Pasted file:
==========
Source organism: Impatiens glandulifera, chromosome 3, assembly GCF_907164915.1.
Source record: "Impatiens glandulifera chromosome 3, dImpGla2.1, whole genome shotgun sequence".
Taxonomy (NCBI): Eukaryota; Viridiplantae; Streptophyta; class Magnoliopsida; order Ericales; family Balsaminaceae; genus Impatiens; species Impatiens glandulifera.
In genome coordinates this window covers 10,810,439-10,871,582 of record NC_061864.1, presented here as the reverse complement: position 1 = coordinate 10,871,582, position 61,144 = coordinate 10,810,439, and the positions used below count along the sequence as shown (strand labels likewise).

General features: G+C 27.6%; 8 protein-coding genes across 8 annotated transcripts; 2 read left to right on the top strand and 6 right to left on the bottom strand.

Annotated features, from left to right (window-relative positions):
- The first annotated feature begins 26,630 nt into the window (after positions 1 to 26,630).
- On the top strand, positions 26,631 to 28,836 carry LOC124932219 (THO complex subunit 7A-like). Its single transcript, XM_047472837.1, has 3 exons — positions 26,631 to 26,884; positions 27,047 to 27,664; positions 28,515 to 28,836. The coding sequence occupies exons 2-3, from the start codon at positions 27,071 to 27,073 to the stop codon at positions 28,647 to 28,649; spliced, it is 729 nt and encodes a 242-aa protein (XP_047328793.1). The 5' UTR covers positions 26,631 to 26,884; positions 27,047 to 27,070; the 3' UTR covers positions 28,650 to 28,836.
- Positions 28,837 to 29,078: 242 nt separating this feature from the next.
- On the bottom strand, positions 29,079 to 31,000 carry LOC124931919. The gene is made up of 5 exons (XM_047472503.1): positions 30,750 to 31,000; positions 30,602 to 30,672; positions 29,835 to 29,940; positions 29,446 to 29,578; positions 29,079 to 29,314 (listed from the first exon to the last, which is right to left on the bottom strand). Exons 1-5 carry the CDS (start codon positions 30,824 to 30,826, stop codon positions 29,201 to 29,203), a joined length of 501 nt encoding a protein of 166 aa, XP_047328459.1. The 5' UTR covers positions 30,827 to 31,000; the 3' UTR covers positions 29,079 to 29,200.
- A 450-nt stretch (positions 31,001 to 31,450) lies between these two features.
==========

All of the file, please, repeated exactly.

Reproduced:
Source organism: Impatiens glandulifera, chromosome 3, assembly GCF_907164915.1.
Source record: "Impatiens glandulifera chromosome 3, dImpGla2.1, whole genome shotgun sequence".
Taxonomy (NCBI): Eukaryota; Viridiplantae; Streptophyta; class Magnoliopsida; order Ericales; family Balsaminaceae; genus Impatiens; species Impatiens glandulifera.
In genome coordinates this window covers 10,810,439-10,871,582 of record NC_061864.1, presented here as the reverse complement: position 1 = coordinate 10,871,582, position 61,144 = coordinate 10,810,439, and the positions used below count along the sequence as shown (strand labels likewise).

General features: G+C 27.6%; 8 protein-coding genes across 8 annotated transcripts; 2 read left to right on the top strand and 6 right to left on the bottom strand.

Annotated features, from left to right (window-relative positions):
- The first annotated feature begins 26,630 nt into the window (after positions 1 to 26,630).
- On the top strand, positions 26,631 to 28,836 carry LOC124932219 (THO complex subunit 7A-like). Its single transcript, XM_047472837.1, has 3 exons — positions 26,631 to 26,884; positions 27,047 to 27,664; positions 28,515 to 28,836. The coding sequence occupies exons 2-3, from the start codon at positions 27,071 to 27,073 to the stop codon at positions 28,647 to 28,649; spliced, it is 729 nt and encodes a 242-aa protein (XP_047328793.1). The 5' UTR covers positions 26,631 to 26,884; positions 27,047 to 27,070; the 3' UTR covers positions 28,650 to 28,836.
- Positions 28,837 to 29,078: 242 nt separating this feature from the next.
- On the bottom strand, positions 29,079 to 31,000 carry LOC124931919. The gene is made up of 5 exons (XM_047472503.1): positions 30,750 to 31,000; positions 30,602 to 30,672; positions 29,835 to 29,940; positions 29,446 to 29,578; positions 29,079 to 29,314 (listed from the first exon to the last, which is right to left on the bottom strand). Exons 1-5 carry the CDS (start codon positions 30,824 to 30,826, stop codon positions 29,201 to 29,203), a joined length of 501 nt encoding a protein of 166 aa, XP_047328459.1. The 5' UTR covers positions 30,827 to 31,000; the 3' UTR covers positions 29,079 to 29,200.
- A 450-nt stretch (positions 31,001 to 31,450) lies between these two features.